Working with Words: Jeff Sparrow

Jeff Sparrow is the editor of Overland literary magazine, and has authored and co-edited several books. His latest book is Left Turn: Political Essays for the New Left, co-edited with Antony Loewenstein.

Jeff spoke to us for our Working with Words series about why writing a book is like an illness, the best thing about editing Overland and eating Norman Lindsay’s Magic Pudding.

What was the first piece of writing you had published?

Probably something in Farrago at Melbourne Uni, about a million years ago. Almost certainly, a denunciation – hopefully, of someone who deserved it.

What’s the best part of your job?

I work as editor for the literary journal Overland. The best part is being constantly confronted by new ideas and new writing, as well as collaborating with some very interesting and talented people. That’s what inspired Left Turn, actually – a sense that there were lots of progressive writers with interesting ideas that weren’t getting a hearing.

What’s the worst part of your job?

At literary magazine with very limited space, you spend a lot of time saying ‘no’ to writers. That’s not much fun – and it’s a good way to lose friends and irritate people.

What’s been the most significant moment in your writing career so far?

Orwell says that writing a book is a horrible, exhausting struggle, like a long bout of some painful illness. For me, the most significant moment is always finishing the project, though sometimes that feels less like recovering from a sickness and more like succumbing to it.

What’s the best (or worst) advice you’ve received about writing?

‘Write about what you know.’ Simultaneously inane and reactionary, it entirely misses the point of creativity. We’re inevitably wrong about the things we think we know, precisely because we think we know them. If you write about what you don’t know, you have a chance to say something interesting.

What’s the most surprising thing you’ve ever heard or read about yourself?

There’s another Jeff Sparrow, who writes books about beer. Once or twice, I’ve been praised for my knowledge of brewing.

If you weren’t making your living by writing, what do you think you’d be doing instead?

Shouting angrily at the television.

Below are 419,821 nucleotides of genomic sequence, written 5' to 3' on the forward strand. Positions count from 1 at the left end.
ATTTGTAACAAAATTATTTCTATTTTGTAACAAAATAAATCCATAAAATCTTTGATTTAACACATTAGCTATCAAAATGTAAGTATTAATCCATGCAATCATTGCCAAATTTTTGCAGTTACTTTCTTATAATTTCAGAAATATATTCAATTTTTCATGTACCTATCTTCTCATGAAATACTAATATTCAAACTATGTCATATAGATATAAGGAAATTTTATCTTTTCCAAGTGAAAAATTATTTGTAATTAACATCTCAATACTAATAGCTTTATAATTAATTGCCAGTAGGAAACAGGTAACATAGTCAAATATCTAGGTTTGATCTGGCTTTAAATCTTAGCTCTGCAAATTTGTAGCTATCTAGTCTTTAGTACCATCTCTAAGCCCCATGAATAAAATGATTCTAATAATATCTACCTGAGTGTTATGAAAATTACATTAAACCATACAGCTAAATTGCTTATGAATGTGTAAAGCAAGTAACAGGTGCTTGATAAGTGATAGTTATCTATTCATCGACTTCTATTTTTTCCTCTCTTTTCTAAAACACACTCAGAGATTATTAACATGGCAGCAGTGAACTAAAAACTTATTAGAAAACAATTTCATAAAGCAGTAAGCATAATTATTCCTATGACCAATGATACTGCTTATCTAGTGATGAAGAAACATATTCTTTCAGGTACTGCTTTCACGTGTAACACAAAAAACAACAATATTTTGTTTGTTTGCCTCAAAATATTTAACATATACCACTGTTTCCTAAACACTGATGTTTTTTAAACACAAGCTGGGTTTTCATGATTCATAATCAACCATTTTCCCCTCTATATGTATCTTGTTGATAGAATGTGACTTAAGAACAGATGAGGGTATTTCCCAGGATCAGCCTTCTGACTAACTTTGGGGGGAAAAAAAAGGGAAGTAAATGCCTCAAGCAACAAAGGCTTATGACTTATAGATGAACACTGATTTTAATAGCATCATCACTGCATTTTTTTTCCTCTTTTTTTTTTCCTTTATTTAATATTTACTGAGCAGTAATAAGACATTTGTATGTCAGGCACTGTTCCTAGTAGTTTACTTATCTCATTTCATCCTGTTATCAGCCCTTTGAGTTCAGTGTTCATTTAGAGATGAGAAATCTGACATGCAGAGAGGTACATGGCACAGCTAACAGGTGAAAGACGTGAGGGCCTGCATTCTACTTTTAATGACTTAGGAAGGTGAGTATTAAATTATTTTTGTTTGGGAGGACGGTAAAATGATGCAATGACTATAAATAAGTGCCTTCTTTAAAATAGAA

There’s much debate on whether creative writing can be taught – what’s your view?

Painting can be taught, music can be taught and so can writing – indeed, there’s courses doing precisely that in every university in Australia now. Really, the more interesting question is whether reading can be taught. Certainly, if everyone writing stories or poems today was equally interested in reading them, there’d be a lot more opportunities for Australian writers.

What’s your advice for someone wanting to be a writer?

The older I get, the more I think Kenneth Koch’s warning to writers is as accurate as it’s depressing:

You want a social life, with friends.

A passionate love life and as well

To work hard every day. What’s true

Is of these three you may have two.

Do you buy your books online, in a physical bookshop, or both?

Both.

If you could go out to dinner with any fictional character, who would it be and why?

Oh, Norman Linday’s Magic Pudding, of course. We’d begin the evening singing some of his songs (‘Oh, who would be a pudding/ a pudding in a pot…’). Later on, we’d eat him.

What’s the book that’s had the most significant impact on your life or work – and why?

The current project was influenced early on by Mark Fisher’s brief but fantastic book Capitalist Realism.

More generally, I see something of my own writing in Ignatius Reilly’s description of his efforts in A Confederacy of Dunces: ‘I am at the moment writing a lengthy indictment against our century. When my brain begins to reel from my literary labors, I make an occasional cheese dip.’

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